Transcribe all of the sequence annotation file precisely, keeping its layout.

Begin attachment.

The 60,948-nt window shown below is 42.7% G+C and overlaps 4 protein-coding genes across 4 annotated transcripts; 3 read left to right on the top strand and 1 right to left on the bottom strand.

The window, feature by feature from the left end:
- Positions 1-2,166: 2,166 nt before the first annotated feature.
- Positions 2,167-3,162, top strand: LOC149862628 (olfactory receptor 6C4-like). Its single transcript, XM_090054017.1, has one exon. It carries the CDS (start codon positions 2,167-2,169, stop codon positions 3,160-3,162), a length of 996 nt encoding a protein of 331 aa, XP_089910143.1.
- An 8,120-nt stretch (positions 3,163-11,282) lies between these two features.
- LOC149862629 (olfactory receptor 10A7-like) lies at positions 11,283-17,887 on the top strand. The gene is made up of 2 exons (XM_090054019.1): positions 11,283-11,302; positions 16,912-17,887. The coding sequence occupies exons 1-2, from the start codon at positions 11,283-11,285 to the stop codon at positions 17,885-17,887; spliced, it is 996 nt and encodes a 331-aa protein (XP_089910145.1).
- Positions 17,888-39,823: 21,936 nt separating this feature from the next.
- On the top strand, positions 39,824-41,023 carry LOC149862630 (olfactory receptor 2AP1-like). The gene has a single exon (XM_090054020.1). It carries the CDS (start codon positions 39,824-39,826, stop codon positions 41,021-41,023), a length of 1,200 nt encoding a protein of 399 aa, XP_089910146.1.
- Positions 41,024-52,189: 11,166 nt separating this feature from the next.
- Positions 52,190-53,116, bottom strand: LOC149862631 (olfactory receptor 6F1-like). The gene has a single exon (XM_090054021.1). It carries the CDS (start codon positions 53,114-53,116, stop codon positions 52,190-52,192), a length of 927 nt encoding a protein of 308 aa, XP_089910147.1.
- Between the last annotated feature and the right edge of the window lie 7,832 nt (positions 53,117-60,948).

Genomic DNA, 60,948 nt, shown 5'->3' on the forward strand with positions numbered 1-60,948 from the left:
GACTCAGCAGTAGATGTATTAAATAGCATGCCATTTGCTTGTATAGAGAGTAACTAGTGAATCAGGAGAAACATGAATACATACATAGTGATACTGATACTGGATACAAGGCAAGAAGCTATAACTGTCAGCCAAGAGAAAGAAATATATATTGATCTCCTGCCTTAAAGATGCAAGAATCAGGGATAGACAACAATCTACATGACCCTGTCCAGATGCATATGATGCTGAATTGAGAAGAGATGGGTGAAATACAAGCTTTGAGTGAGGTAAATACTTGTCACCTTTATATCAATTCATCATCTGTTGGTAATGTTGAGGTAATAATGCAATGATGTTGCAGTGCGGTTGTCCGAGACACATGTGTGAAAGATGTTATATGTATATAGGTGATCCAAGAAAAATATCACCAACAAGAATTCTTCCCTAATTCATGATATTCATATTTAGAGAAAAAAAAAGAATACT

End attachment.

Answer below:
The 60,948-nt window shown below is 42.7% G+C and overlaps 4 protein-coding genes across 4 annotated transcripts; 3 read left to right on the top strand and 1 right to left on the bottom strand.

The window, feature by feature from the left end:
- Positions 1-2,166: 2,166 nt before the first annotated feature.
- Positions 2,167-3,162, top strand: LOC149862628 (olfactory receptor 6C4-like). Its single transcript, XM_090054017.1, has one exon. It carries the CDS (start codon positions 2,167-2,169, stop codon positions 3,160-3,162), a length of 996 nt encoding a protein of 331 aa, XP_089910143.1.
- An 8,120-nt stretch (positions 3,163-11,282) lies between these two features.
- LOC149862629 (olfactory receptor 10A7-like) lies at positions 11,283-17,887 on the top strand. The gene is made up of 2 exons (XM_090054019.1): positions 11,283-11,302; positions 16,912-17,887. The coding sequence occupies exons 1-2, from the start codon at positions 11,283-11,285 to the stop codon at positions 17,885-17,887; spliced, it is 996 nt and encodes a 331-aa protein (XP_089910145.1).
- Positions 17,888-39,823: 21,936 nt separating this feature from the next.
- On the top strand, positions 39,824-41,023 carry LOC149862630 (olfactory receptor 2AP1-like). The gene has a single exon (XM_090054020.1). It carries the CDS (start codon positions 39,824-39,826, stop codon positions 41,021-41,023), a length of 1,200 nt encoding a protein of 399 aa, XP_089910146.1.
- Positions 41,024-52,189: 11,166 nt separating this feature from the next.
- Positions 52,190-53,116, bottom strand: LOC149862631 (olfactory receptor 6F1-like). The gene has a single exon (XM_090054021.1). It carries the CDS (start codon positions 53,114-53,116, stop codon positions 52,190-52,192), a length of 927 nt encoding a protein of 308 aa, XP_089910147.1.
- Between the last annotated feature and the right edge of the window lie 7,832 nt (positions 53,117-60,948).

Genomic DNA, 60,948 nt, shown 5'->3' on the forward strand with positions numbered 1-60,948 from the left:
GACTCAGCAGTAGATGTATTAAATAGCATGCCATTTGCTTGTATAGAGAGTAACTAGTGAATCAGGAGAAACATGAATACATACATAGTGATACTGATACTGGATACAAGGCAAGAAGCTATAACTGTCAGCCAAGAGAAAGAAATATATATTGATCTCCTGCCTTAAAGATGCAAGAATCAGGGATAGACAACAATCTACATGACCCTGTCCAGATGCATATGATGCTGAATTGAGAAGAGATGGGTGAAATACAAGCTTTGAGTGAGGTAAATACTTGTCACCTTTATATCAATTCATCATCTGTTGGTAATGTTGAGGTAATAATGCAATGATGTTGCAGTGCGGTTGTCCGAGACACATGTGTGAAAGATGTTATATGTATATAGGTGATCCAAGAAAAATATCACCAACAAGAATTCTTCCCTAATTCATGATATTCATATTTAGAGAAAAAAAAAGAATACT